As with any game, when playing tennis, the surface of the court makes a major difference, impacting everything from how easily you can move to what strategies work. Each surface type has its benefits and drawbacks, and how the court surface affects the playing style should be kept in mind when selecting the right option for your facility. Here is what to keep in mind before tennis court resurfacing.
These courts are pretty rare, and it is easy to understand why. Compared to other courts, they wear down easily, need to be replaced often, and can cause errors in your tennis game.
There are two types of carpet courts: indoor and outdoor. How does the court affect the game? Both facilitate a lot of bounce and help the ball move quickly. This means that a fast, aggressive playing style is usually most suited to carpet courts.
The hardcourt is the most common surface used in tennis courts, whether indoors or out. As such, this tennis court’s effect on performance is pretty minimal; it’s the standard, and players are trained on this surface. Made from asphalt or concrete and topped with coating, it helps the ball bounce fast and high but offers a lot of predictability. It is also well suited to tennis court resurfacing.
While clay is in the name, these courts are actually made from crushed brick. This is the slowest tennis court surface, but it has the advantage of being easier on the joints since it has give. The ball moves slowly, but bounces high, and it can be unpredictable.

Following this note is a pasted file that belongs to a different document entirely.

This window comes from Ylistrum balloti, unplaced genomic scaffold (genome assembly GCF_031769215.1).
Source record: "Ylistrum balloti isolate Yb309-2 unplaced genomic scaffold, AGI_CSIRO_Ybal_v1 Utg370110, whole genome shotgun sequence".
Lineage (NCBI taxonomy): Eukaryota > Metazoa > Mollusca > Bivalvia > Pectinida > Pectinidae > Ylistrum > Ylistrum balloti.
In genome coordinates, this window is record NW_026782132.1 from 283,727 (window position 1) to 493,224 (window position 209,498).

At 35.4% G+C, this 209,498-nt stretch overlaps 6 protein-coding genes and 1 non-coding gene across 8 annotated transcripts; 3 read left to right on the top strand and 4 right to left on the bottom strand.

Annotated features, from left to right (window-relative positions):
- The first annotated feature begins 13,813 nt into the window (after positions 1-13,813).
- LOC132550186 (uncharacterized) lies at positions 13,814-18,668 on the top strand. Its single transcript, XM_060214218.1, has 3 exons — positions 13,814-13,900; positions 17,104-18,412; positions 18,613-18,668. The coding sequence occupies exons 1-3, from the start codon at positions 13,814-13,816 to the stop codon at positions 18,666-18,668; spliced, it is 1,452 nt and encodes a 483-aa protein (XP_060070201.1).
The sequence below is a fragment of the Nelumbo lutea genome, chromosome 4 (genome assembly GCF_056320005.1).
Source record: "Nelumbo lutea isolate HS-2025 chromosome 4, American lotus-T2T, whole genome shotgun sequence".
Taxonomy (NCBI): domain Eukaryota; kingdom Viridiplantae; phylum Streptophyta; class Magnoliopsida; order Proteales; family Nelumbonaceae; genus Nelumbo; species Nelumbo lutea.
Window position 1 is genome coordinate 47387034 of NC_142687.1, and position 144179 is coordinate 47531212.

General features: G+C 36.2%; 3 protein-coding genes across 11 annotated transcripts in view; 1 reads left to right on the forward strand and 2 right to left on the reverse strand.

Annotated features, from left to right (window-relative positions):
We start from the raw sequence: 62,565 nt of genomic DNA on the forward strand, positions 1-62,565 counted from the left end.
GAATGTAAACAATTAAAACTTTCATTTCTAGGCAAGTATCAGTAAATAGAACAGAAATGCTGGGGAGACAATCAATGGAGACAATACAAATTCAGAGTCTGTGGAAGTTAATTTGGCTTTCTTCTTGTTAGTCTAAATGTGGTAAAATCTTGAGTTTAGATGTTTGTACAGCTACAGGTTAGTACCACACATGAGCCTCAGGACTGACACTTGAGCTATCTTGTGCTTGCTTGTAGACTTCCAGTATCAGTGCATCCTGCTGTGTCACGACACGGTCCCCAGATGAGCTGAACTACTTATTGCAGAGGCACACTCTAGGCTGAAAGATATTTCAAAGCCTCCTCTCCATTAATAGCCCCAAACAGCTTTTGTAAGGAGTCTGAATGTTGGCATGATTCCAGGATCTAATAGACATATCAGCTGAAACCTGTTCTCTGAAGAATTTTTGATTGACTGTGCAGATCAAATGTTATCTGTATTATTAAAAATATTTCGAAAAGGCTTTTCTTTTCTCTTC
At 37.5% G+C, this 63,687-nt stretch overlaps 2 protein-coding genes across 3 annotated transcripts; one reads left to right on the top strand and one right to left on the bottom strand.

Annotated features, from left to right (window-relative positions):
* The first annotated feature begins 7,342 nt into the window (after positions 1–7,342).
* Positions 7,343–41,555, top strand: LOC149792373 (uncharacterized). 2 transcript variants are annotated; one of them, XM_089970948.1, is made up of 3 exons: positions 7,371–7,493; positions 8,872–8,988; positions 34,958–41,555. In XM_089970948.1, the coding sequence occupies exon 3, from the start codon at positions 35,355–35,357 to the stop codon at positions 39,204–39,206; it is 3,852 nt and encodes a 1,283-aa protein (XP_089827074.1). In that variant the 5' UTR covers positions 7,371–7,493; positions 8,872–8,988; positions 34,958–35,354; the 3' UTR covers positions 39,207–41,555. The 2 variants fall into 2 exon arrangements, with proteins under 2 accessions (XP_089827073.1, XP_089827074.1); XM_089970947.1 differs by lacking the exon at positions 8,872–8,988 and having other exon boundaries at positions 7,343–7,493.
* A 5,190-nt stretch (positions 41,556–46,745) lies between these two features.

If you’re interested in learning how to properly care for a clay tennis court, our blog post has all the information about How to Maintain a Clay Tennis Court.
Natural Grass Court
Unless you are hosting a high-profile game, you are unlikely to want a natural grass court. The ball tends to bounce fast and low with a lot of unpredictability, but the major downside is maintenance. It requires a significant amount of upkeep to keep it green and avoid dirt patches from aggressive play.
If you want to offer that professional experience without the stress and upkeep, synthetic grass will do it. The play is fast, though slower than with natural grass, and the ball remains low. It is the best court for avoiding injuries and introduces some ball unpredictability, but not enough to make play impossible for those newer to the game.